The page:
Trouble for the Tall Ones
Giraffe in Tanzania are facing myriad human-caused problems, including illegal poaching, tree-cutting for charcoal, and conversion of savanna habitat to cultivated agriculture. Since the 1940s, human population and agricultural expansion in the Masai Steppe of northern Tanzania have increased fivefold, causing substantial habitat loss and fragmentation. Natural predation by lions and hyenas can also negatively affect giraffe survival, but this problem is exacerbated as wildlife are increasingly harassed out of village lands and squeezed into smaller areas. Most giraffe populations are now largely restricted to lands in and around national parks.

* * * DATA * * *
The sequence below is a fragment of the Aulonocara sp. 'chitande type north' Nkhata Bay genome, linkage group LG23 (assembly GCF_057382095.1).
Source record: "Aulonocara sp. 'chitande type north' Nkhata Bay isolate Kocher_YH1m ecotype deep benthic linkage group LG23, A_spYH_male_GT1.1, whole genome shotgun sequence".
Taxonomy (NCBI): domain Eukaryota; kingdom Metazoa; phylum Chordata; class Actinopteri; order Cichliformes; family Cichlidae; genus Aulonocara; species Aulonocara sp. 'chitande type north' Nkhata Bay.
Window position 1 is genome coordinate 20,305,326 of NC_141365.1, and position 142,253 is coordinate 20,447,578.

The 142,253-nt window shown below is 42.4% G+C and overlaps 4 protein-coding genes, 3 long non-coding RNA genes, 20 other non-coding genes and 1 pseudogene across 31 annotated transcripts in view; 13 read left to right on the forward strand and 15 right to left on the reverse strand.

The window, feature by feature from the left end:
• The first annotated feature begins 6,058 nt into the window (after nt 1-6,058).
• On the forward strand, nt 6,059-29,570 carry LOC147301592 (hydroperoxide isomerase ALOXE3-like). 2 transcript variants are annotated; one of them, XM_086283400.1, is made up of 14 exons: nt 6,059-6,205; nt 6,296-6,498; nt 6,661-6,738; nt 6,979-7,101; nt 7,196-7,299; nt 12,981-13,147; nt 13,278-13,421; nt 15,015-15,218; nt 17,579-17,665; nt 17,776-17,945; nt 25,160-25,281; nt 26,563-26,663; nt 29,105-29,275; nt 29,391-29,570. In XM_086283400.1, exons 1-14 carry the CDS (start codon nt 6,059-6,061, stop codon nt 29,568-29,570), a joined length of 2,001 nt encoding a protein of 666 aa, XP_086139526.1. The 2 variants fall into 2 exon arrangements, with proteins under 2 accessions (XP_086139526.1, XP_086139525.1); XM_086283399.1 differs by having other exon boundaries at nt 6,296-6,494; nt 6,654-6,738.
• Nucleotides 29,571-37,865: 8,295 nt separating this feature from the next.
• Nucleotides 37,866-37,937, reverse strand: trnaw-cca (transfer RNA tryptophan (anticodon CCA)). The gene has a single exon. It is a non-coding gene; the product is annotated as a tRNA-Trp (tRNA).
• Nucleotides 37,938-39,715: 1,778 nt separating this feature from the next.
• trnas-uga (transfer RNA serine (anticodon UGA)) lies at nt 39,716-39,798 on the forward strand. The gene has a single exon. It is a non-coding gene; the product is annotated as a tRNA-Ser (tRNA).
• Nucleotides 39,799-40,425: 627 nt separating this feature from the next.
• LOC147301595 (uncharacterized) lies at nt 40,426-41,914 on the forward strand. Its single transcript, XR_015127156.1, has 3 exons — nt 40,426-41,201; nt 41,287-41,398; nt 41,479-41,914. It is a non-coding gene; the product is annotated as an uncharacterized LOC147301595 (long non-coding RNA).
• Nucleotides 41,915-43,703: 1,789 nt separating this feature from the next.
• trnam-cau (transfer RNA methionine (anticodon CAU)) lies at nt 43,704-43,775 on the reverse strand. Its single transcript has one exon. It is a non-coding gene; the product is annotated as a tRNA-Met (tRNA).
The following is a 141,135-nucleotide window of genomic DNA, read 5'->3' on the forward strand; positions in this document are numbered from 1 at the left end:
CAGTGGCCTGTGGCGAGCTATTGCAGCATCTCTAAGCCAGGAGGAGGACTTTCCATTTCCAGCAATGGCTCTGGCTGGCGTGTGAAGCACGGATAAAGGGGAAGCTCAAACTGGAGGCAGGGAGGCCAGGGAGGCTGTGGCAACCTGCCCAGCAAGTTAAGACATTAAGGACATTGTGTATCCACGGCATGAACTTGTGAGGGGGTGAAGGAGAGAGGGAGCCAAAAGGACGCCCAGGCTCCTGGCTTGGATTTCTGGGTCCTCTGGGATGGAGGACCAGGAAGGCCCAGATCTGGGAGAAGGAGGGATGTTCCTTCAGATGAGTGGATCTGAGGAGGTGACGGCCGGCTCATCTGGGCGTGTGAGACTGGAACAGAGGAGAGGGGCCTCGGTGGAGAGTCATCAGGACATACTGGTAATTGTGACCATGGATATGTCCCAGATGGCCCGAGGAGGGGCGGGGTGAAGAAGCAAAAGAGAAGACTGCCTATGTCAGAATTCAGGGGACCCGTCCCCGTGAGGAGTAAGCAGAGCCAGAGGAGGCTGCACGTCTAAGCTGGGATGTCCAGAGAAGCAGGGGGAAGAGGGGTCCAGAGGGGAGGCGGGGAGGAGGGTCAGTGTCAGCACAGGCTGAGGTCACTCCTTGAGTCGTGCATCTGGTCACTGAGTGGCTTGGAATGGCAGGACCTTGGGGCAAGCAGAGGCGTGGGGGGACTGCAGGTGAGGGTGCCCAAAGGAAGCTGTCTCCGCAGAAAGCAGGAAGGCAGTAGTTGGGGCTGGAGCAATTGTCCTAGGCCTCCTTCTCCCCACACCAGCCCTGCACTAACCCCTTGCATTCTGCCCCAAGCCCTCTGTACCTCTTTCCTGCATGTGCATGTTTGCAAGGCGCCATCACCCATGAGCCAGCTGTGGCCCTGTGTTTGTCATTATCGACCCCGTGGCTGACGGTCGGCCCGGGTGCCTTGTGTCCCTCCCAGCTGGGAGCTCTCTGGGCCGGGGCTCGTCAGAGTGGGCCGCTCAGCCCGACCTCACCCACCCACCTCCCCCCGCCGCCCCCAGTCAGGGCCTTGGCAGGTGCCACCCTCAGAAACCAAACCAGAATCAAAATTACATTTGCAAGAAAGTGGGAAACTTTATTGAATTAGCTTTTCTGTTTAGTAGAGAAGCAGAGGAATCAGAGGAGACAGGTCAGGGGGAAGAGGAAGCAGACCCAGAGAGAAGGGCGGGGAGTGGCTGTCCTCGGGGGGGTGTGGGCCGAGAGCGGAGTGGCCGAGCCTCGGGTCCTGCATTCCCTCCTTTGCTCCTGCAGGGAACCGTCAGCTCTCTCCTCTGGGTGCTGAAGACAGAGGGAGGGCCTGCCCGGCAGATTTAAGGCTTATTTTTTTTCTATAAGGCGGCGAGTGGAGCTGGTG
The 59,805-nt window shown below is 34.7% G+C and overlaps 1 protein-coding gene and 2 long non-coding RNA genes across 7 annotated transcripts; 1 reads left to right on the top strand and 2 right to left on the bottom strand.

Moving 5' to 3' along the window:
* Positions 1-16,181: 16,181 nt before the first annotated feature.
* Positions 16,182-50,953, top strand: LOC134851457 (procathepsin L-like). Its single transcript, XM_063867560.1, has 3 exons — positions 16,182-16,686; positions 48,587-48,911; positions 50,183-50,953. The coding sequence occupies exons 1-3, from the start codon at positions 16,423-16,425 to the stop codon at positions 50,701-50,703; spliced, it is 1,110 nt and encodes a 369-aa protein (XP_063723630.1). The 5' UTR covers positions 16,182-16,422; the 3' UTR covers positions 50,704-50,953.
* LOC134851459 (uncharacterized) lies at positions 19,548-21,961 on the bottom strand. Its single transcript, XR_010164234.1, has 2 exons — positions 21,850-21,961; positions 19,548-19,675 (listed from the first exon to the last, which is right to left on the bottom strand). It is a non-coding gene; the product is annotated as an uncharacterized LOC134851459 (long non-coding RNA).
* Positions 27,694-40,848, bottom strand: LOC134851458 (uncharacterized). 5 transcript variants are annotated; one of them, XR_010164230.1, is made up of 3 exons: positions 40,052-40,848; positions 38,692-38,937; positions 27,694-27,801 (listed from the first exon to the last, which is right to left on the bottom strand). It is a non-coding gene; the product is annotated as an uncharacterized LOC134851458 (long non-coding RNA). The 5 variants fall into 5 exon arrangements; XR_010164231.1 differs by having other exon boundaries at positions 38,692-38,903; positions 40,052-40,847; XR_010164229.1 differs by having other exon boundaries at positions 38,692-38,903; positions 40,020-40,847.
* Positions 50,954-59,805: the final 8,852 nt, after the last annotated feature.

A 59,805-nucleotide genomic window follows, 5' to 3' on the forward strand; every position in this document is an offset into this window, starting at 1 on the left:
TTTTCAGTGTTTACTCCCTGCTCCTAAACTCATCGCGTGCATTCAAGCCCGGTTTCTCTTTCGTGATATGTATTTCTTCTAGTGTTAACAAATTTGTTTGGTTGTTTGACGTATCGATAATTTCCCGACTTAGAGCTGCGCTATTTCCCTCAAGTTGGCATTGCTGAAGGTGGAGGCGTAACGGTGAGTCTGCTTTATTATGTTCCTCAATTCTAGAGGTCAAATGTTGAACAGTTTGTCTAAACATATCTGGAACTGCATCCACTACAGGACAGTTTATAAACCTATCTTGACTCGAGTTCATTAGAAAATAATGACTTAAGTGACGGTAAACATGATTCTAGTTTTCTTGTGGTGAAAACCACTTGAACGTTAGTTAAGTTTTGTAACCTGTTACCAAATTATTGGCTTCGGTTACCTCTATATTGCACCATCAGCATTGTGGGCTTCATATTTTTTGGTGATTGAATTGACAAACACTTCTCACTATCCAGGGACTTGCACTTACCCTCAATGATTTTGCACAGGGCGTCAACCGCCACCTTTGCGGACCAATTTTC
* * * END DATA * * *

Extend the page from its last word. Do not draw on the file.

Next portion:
Illegal poaching for bushmeat is a growing threat to the declining giraffe population in Tanzania. Recent research by Dr. Christian Kiffner of the School for Field Studies, based in Karatu, suggests that each year poachers from Kigongoni (the bushmeat hunter stronghold in the Tarangire-Manyara ecosystem) kill perhaps 90 giraffe in the western part of the ecosystem, which includes Lake Manyara National Park, Mto wa Mbu game controlled area, and Manyara ranch. On average, selling the meat of one giraffe brings around TSH 300,000 of revenue. Giraffe are usually hunted at night, dazzled by spotlights and/or perplexed by loud horns and killed with machetes or spears. Even giraffe within massive protected areas like the Serengeti are not safe. Dr. Megan Strauss of the University of Minnesota, who conducted the demographic study of giraffe in the Serengeti Ecosystem, notes that poachers in the Serengeti target giraffes with wire snares set in the tree canopy. Dr. Strauss believes that poaching has contributed to observed declines in giraffe density in some regions of the Serengeti compared with the 1970s.